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Lawn gone, now garden of eatin’

By on July 25, 2020 in Uncategorized with 1 Comment
Frank and Danielle Harris are proud of their backyard bounty.

Lawn gone, now garden of eatin’

By Mary Bean

While some of us spent this spring devouring YouTube videos, watching Netflix non-stop and doing far too much online shopping and eating, Danielle and Frank Harris found a way to get outside, get lots of exercise and build something for the future. 

When the pandemic hit, Danielle and Frank decided to keep busy — very busy. 

 But let’s start with last summer. Not long after they bought a house down the street, I noticed four new wooden raised garden beds on the property where the former owner had parked his RV and maintained a lawn. 

Next, there were black drip hoses weaving among the boxes and newly installed trellises. 

I watched throughout the summer as seeds turned to sprouts, that in turn became vegetable plants. 

By the end of the summer the plants were heavy with the fruits of their labor, then in fall, the soil was turned and the beds “put to bed” for the winter.

So, what happened this year? 

“We really didn’t plan on expanding the garden this year. It just worked out that way.” Danielle Harris explained. “I was sort of out of work when the COVID lockdown happened. We’d done a lot of work in the house over the winter and it was so good to finally do something outside.”

Frank and Danielle cleared their side yard, then removed a rock wall and built a block wall in its place, before constructing the wood-framed beds, making gravel walkways and, finally, planting seeds.

That “something” got the whole neighborhood’s attention. Each time I walked my dog past their house, the pile of trees and shrubs they were removing from the property grew exponentially higher.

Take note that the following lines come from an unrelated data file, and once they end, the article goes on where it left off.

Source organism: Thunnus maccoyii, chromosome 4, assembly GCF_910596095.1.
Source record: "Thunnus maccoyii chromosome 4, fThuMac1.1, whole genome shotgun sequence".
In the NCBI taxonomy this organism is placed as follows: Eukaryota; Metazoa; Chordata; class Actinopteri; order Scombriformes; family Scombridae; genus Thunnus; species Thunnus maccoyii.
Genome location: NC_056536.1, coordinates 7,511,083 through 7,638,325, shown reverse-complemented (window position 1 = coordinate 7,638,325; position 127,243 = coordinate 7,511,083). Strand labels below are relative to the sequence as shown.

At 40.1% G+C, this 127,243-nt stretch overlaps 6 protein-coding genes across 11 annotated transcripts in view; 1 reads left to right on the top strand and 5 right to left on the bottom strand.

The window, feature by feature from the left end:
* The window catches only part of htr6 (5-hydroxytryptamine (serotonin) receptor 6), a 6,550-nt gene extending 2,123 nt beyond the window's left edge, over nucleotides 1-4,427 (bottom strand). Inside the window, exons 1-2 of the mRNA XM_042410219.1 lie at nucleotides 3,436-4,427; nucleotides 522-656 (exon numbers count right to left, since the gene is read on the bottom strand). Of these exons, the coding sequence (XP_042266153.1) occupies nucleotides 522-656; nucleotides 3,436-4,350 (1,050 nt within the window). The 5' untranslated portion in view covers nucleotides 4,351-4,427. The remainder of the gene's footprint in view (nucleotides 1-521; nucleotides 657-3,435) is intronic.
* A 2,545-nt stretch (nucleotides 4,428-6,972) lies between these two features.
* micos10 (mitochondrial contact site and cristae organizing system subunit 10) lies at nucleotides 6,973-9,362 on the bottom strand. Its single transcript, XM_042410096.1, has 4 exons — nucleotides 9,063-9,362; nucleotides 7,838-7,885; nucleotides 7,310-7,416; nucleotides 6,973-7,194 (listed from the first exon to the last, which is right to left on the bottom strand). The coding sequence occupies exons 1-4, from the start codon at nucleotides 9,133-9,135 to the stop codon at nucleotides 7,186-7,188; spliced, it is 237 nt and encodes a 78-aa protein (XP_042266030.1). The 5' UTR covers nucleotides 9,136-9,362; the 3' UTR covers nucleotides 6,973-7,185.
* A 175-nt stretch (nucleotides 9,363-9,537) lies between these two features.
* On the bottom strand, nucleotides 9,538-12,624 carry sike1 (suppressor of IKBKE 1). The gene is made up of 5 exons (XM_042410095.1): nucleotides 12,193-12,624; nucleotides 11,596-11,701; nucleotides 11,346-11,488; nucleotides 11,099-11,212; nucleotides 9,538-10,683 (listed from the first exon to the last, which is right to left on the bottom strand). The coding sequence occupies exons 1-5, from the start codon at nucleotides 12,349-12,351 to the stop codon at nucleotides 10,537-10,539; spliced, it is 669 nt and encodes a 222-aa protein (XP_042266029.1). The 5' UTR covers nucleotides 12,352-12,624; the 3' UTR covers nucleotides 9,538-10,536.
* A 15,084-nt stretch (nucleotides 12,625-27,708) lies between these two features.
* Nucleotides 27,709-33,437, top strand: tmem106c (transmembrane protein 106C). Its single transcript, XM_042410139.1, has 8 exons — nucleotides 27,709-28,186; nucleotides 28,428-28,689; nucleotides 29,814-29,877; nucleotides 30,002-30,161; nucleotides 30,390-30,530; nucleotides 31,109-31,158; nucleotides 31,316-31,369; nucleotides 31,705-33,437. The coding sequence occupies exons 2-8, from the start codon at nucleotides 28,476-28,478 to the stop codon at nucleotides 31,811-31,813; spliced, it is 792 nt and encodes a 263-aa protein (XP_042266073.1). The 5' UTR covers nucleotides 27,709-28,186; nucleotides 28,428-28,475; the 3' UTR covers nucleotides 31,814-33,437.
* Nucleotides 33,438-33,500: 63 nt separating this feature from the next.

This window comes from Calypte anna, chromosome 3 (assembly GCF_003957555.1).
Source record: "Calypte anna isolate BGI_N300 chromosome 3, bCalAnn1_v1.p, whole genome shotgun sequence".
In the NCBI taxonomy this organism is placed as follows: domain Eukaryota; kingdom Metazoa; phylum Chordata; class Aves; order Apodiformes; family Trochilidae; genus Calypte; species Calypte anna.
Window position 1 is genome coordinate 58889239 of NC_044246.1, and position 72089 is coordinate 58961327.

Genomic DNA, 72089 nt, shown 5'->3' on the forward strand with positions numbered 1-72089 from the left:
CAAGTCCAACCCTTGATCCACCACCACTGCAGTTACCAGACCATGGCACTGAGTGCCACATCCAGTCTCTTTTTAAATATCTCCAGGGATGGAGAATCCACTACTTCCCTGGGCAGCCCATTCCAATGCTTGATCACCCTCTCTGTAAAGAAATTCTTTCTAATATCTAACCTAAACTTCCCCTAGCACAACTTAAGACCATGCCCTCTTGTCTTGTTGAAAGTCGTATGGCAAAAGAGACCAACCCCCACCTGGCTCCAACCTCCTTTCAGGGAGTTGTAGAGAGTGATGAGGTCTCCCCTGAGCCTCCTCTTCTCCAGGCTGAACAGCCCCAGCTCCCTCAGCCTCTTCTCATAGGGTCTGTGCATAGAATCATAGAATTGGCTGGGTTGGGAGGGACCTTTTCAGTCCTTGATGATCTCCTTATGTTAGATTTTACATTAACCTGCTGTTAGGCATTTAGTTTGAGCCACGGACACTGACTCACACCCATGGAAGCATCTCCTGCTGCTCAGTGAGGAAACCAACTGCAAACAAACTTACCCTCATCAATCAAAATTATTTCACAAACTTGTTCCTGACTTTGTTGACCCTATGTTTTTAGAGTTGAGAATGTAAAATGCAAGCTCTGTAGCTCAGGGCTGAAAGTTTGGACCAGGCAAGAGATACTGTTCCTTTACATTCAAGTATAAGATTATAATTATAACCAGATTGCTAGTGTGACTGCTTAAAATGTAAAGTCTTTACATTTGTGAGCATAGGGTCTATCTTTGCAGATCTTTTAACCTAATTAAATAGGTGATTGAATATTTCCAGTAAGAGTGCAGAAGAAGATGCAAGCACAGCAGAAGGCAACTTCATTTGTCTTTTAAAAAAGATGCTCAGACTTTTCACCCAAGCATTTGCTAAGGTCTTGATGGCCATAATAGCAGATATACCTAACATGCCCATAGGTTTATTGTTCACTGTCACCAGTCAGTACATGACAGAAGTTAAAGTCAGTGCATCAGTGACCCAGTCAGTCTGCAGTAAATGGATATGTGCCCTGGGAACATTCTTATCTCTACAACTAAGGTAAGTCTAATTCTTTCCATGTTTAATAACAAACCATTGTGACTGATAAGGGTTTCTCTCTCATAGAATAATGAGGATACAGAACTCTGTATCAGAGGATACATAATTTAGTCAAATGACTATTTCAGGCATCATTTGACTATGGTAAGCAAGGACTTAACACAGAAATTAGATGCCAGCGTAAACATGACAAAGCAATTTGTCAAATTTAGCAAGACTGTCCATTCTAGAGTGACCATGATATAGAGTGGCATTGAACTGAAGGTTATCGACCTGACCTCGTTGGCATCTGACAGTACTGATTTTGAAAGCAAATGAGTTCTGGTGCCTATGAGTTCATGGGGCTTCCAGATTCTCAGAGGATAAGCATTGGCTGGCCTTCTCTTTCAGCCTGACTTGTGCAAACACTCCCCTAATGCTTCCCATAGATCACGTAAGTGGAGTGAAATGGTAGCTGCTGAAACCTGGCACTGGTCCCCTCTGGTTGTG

When there was no longer any vegetation on the south side of their lot, Danielle and Frank could be seen taking down the existing retaining wall, one big basalt rock at a time. 

Almost overnight it seemed, a new retaining wall appeared — much more robust and neatly stacked — in their preferred location. Next came a monster mound of gravel that later was spread on walkways between 11 beds, and finally a fence surrounded it all, to keep out hungry deer. 

By now, the neighbors were curious and started deliberately steering their walks past the Harris’ house. 

“It was really nice,” Danielle said. “Everyone was out on their walks around the community and they got to see us dig out the plants, take down the retaining wall, put up the new one, put in the beds. It was fun that everyone could be a part of it. One day I saw someone walk down from their cul-de-sac just to look at the garden, then turn around and go home.”

I caught Danielle working in the garden as I walked by one day and asked her if she and Frank would be willing to share their story. The mere feat of clearing the lot and lugging rocks had impressed me, and now I was gazing at 11 raised beds, overflowing with green. I assumed they had been gardeners for years. 

Actually, that was not the case at all. 

Frank described their very first experience gardening at their previous place in Wenatchee — a rental that had a tiny plot of earth.

“We planted two tomato plants, two pepper plants, a pea plant that died really quick and a watermelon that never came up.” 

Danielle laughed good-naturedly and added, “Yeah, so we basically watered a lot of things but didn’t get much to show for it… but we got interested in it.”

Danielle’s mom got her a wig when she was diagnosed with alopecia at age 12, but as in other aspects of life, Danielle prefers to ‘go natural.’